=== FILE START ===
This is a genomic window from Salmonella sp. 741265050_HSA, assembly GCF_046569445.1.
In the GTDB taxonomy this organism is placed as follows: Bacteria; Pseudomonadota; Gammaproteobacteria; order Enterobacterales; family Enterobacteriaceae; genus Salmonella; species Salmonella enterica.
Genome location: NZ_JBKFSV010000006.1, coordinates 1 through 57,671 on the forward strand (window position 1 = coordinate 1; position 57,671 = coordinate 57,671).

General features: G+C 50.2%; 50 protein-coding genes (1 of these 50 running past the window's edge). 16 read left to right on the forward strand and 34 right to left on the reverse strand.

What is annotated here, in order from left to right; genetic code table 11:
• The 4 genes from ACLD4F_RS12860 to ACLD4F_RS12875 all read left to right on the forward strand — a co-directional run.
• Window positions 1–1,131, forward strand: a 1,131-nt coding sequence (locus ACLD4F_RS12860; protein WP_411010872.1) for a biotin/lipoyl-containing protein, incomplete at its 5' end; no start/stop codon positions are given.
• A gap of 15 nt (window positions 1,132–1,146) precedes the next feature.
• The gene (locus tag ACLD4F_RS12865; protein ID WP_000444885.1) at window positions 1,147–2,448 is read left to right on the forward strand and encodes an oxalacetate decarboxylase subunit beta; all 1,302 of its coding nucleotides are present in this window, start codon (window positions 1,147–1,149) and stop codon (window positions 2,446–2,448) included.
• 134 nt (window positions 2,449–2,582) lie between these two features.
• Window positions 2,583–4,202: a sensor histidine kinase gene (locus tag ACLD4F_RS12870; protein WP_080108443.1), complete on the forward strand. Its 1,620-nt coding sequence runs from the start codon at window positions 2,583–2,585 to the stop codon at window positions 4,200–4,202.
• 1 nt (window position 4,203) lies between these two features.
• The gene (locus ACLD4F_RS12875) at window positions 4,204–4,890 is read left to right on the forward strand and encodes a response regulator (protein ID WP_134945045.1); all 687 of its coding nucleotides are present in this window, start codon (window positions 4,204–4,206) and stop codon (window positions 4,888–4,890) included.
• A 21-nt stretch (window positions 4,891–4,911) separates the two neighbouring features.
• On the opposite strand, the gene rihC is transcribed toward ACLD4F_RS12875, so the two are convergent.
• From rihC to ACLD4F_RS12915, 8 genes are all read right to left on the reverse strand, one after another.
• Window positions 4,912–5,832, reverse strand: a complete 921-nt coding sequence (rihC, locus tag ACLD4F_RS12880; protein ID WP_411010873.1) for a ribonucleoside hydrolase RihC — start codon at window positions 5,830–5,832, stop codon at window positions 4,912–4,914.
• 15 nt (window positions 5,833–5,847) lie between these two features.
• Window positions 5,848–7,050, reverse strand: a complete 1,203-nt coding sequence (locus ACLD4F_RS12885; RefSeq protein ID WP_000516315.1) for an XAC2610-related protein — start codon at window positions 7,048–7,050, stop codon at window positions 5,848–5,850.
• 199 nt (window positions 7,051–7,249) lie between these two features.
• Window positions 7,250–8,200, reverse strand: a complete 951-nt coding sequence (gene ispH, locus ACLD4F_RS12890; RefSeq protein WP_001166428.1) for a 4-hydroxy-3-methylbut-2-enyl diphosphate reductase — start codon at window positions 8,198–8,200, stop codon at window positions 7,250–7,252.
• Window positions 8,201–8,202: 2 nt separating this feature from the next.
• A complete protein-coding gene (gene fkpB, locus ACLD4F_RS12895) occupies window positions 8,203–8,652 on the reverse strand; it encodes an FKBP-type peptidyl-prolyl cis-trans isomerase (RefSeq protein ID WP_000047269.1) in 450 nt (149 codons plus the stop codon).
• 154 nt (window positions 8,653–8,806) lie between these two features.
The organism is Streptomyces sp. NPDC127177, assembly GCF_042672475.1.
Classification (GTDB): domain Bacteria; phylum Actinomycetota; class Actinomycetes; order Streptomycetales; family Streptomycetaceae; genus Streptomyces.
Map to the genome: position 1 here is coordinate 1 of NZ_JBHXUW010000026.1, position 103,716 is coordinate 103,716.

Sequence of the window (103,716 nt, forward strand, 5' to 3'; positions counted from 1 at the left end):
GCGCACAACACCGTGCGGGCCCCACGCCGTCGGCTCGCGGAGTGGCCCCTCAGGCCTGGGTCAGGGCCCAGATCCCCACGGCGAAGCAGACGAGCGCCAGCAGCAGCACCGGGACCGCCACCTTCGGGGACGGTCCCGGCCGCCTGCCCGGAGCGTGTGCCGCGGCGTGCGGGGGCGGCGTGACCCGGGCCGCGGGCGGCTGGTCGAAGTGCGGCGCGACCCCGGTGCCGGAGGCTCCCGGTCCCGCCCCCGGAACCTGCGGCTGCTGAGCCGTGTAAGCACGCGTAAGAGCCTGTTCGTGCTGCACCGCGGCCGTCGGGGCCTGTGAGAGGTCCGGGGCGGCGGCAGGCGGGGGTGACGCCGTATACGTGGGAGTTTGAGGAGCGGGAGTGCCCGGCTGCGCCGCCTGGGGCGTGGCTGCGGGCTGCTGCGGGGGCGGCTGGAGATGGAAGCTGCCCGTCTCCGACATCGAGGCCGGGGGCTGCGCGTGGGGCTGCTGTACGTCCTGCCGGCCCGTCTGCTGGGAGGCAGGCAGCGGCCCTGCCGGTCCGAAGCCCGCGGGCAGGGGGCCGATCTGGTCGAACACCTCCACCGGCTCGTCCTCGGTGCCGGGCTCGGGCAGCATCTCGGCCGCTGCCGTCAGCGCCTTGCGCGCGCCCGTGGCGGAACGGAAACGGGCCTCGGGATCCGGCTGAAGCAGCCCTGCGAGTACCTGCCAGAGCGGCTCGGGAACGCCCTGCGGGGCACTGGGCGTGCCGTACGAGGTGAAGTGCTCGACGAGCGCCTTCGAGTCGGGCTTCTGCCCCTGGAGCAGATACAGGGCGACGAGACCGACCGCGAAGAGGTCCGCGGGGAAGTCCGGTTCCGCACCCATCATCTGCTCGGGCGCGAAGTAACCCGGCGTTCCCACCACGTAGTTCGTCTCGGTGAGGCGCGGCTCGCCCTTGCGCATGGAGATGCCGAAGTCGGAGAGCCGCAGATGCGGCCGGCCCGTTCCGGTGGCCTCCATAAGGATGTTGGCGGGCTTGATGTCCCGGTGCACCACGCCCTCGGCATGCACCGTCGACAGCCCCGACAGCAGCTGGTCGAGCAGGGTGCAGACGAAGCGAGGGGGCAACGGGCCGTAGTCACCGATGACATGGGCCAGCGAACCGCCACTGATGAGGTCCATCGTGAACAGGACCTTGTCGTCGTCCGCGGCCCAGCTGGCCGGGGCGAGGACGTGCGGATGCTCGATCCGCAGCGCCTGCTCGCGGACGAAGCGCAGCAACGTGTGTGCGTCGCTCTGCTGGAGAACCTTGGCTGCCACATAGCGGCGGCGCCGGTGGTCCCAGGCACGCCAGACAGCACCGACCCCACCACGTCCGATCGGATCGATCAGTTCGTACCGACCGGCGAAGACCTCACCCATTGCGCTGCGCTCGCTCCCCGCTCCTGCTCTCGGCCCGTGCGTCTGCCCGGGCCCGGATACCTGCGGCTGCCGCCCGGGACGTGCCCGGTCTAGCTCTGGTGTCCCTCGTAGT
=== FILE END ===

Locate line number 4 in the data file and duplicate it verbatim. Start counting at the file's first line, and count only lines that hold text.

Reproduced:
General features: G+C 50.2%; 50 protein-coding genes (1 of these 50 running past the window's edge). 16 read left to right on the forward strand and 34 right to left on the reverse strand.